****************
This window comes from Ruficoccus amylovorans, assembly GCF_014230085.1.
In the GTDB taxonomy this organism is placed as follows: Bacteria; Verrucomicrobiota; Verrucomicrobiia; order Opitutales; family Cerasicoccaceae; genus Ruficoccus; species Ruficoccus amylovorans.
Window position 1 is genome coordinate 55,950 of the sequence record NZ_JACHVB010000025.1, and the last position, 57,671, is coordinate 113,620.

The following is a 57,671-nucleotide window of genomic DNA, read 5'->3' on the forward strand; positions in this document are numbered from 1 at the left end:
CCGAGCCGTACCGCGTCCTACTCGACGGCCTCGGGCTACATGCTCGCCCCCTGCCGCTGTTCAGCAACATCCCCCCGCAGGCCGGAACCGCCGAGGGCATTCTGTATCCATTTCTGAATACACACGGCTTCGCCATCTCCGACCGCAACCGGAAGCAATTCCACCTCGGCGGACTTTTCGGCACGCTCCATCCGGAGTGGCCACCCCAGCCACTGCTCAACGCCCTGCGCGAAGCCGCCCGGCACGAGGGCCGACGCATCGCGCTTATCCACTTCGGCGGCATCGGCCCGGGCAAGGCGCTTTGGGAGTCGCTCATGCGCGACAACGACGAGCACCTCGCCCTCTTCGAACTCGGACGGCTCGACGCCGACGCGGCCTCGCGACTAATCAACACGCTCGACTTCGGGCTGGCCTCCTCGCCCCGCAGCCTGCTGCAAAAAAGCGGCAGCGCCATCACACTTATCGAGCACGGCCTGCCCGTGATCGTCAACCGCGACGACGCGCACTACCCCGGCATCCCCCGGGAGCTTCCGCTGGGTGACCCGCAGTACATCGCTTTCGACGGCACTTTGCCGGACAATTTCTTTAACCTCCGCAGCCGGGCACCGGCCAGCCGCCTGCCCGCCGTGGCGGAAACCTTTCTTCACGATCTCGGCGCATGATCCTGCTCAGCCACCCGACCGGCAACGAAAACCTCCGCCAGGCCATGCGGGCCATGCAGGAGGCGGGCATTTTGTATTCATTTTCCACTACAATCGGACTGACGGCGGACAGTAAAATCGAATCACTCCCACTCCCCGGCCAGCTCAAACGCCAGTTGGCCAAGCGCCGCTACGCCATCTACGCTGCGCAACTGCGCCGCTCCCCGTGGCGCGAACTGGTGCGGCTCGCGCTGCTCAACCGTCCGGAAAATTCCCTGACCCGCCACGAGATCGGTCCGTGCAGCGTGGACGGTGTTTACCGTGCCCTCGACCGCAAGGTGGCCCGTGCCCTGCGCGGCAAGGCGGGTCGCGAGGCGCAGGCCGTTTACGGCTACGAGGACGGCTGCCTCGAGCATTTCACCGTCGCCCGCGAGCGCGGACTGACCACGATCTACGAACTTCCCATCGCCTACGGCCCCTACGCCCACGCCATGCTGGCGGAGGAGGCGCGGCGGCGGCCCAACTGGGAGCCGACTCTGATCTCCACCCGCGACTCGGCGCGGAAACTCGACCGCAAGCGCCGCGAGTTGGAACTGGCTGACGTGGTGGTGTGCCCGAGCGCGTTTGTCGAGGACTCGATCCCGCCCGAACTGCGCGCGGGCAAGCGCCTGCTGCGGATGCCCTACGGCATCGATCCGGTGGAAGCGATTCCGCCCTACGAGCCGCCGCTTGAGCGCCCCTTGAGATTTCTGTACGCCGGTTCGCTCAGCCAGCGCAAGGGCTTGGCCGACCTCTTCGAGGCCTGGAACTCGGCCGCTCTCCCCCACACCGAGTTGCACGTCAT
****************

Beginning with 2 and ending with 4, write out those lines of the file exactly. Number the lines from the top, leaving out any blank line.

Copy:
In the GTDB taxonomy this organism is placed as follows: Bacteria; Verrucomicrobiota; Verrucomicrobiia; order Opitutales; family Cerasicoccaceae; genus Ruficoccus; species Ruficoccus amylovorans.
Window position 1 is genome coordinate 55,950 of the sequence record NZ_JACHVB010000025.1, and the last position, 57,671, is coordinate 113,620.

The following is a 57,671-nucleotide window of genomic DNA, read 5'->3' on the forward strand; positions in this document are numbered from 1 at the left end: